Alternative advancement requirements bring the challenge within the capability of the Scout, but the Scout must still have the desire and willpower to meet the challenge. No Scout is asked to attempt an advancement challenge beyond his or her capability, if that capability can be objectively determined. A Scout is never set up for failure, but a Scout should expect to be challenged and leaders should prepare Scouts to be challenged and encourage them to overcome.
The COPE course was not the only focus of disability adaptations at Philmont Training Center last summer. Instructors and participants in the DIVERSEability and DisABILITY training course experienced several other adaptations. Long-time PTC instructor Scott Hellen (on left) was pleased to find the classrooms already prepared for individuals in wheelchairs. In a previous summer the PTC staff had produced wood blocks to raise table heights to better fit wheelchairs and the blocks were already installed when the course staff arrived. New picnic tables better accommodated people in wheelchairs as well as others with mobility problems.
National Committee member Roger Tate has produced a series of “Perspectives” on advancement that will appear in this and upcoming copies of Abilities Digest.
The mission of the BSA is to prepare young people to make ethical choices throughout their lifetime. Advancement is one of several methods for promoting the mission. There are many wonderful Scouts who never become Eagle Scouts (author included). However, many of us that focus our attention on Scouts with special needs want to see these Scouts advance, by any means necessary. Such a viewpoint does not always mesh with the mission, aims or traditions of the BSA. While we are advocates for our Scouts, the purpose of this column is to help Scouters and parents of Scouts with special needs/disabilities better understand other leaders who are advancement specialists and vice versa. This allows us to focus our advocacy in ways that truly benefit the Scout and fulfill the promise of Scouting for the Scout. Don’t let the method become the mission.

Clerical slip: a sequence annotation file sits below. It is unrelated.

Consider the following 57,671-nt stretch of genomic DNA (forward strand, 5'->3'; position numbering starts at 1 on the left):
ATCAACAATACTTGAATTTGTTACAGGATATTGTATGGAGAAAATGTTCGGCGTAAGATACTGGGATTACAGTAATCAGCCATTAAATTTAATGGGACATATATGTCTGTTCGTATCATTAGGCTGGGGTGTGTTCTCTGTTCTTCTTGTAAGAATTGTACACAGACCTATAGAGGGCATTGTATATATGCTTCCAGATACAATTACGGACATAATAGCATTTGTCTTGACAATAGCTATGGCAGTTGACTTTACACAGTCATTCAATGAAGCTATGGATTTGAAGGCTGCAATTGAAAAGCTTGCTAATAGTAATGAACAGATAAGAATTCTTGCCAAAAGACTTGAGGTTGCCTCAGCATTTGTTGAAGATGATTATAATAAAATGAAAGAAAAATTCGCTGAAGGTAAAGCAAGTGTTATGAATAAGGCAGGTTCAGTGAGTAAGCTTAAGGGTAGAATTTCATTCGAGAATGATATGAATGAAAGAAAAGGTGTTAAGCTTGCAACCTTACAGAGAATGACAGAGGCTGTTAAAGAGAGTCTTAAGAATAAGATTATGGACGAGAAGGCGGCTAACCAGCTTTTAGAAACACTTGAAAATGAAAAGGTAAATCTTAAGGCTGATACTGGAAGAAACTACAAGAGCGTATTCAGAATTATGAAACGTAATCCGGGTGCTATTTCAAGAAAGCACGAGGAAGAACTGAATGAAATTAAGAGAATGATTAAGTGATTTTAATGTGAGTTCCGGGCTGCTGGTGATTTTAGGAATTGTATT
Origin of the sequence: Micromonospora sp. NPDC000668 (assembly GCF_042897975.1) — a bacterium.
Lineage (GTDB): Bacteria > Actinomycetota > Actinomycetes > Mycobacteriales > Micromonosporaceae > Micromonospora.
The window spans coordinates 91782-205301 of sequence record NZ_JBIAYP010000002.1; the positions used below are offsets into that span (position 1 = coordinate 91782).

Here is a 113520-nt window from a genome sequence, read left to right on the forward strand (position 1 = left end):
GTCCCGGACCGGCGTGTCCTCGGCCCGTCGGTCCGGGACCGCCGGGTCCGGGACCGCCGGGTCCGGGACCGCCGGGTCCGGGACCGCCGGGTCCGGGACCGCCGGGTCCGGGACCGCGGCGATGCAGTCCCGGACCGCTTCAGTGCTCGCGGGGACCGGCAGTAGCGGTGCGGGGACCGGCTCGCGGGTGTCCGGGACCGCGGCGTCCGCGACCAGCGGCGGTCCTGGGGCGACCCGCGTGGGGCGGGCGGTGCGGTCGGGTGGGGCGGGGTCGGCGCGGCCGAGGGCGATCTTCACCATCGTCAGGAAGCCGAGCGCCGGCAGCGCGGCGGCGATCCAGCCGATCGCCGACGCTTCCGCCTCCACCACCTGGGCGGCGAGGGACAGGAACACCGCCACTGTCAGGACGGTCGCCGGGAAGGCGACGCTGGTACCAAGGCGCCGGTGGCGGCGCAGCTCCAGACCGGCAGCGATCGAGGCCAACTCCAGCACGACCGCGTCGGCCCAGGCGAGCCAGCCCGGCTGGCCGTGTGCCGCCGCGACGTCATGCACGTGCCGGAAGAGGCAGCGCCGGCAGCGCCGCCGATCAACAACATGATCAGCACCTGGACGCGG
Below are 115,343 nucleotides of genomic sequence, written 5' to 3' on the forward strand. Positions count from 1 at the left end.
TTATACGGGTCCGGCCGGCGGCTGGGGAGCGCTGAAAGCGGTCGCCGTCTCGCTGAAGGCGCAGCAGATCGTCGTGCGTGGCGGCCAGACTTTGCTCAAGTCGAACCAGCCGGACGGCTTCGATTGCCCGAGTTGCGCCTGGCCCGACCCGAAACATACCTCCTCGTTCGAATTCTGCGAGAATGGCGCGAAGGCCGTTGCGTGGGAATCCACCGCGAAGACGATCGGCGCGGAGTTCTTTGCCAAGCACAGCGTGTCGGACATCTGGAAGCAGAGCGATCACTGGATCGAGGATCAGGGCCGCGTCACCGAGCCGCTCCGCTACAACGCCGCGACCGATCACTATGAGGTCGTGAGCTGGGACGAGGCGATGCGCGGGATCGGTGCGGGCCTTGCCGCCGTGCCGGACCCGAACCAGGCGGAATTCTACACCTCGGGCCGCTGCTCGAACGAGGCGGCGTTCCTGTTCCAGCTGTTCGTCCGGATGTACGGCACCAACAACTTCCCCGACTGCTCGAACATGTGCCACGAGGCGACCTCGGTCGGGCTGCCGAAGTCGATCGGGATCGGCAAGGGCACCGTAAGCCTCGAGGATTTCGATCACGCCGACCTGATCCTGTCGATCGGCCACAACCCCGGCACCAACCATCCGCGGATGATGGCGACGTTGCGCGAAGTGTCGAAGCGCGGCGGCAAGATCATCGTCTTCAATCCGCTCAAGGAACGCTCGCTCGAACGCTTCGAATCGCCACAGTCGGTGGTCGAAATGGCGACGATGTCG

District and council volunteers who look over nominations for the Torch of Gold or Woods Services Award may learn of Scouters who don’t receive these awards, but deserve recognition for their service. These Scouters may qualify for the Special Needs Scouting Service Award (SNSSA), an earned recognition. It may be presented to adults, volunteer or professional, who show outstanding service and leadership to Scouts with disabilities.
Last summer, Scouter Angela Glunt participated in the Philmont training course DIVERSEability and DisABILITY. Here are her experiences in adapting the COPE Challenge for people with disabiilities.
Our class was approached by the COPE team and asked if we would be willing to participate in the COPE Course in order to help develop strategies for assisting Scouts with special needs. The goal was to show the struggles a Scout with special needs might encounter during the event.
Our group was very excited for the opportunity to engage in this adventure. We split our class in half. One group took the Lower Course and the other took the Upper Course. Each group member exhibited the characteristics of a different disability. By helping the staff, as if aiding a Scout with special needs, they were able to gain knowledge through the hands-on experience.
The Torch of Gold is a council award given annually to an adult Scouter for dedicated work for youth, particularly Scouts, with disabilities. It is not an award that is earned by simply fulfilling specific requirements. It is given in recognition for service in multiple areas for many years. The nominee should show a level of dedication and service comparable to a Scouter receiving the Silver Beaver Award, but for service specifically in the area of working with Scouts with disabilities.
A Scouter must be recommended to his or her council by another individual. Although there are specific criteria for this award, each council should have its own selection procedure. The nomination form can be found at scouting.org/filestore/pdf/512-495.pdf
The Woods Services Award is given to one Scouter per year nationally for exceptional service and leadership. The nominee should have served Scouts with disabilities in several capacities at the unit, district, council, or national levels of the Boy Scouts of America. The nominee for this prestigious award must have served Scouts with disabilities for at least three years strictly as a volunteer. This is a BSA award sponsored by the Woods Services Foundation in Langhorne, Pennsylvania, in memory of Luther W. Lord. The recipient receives a plaque from the Woods Foundation and may wear the BSA community service square knot.Continue reading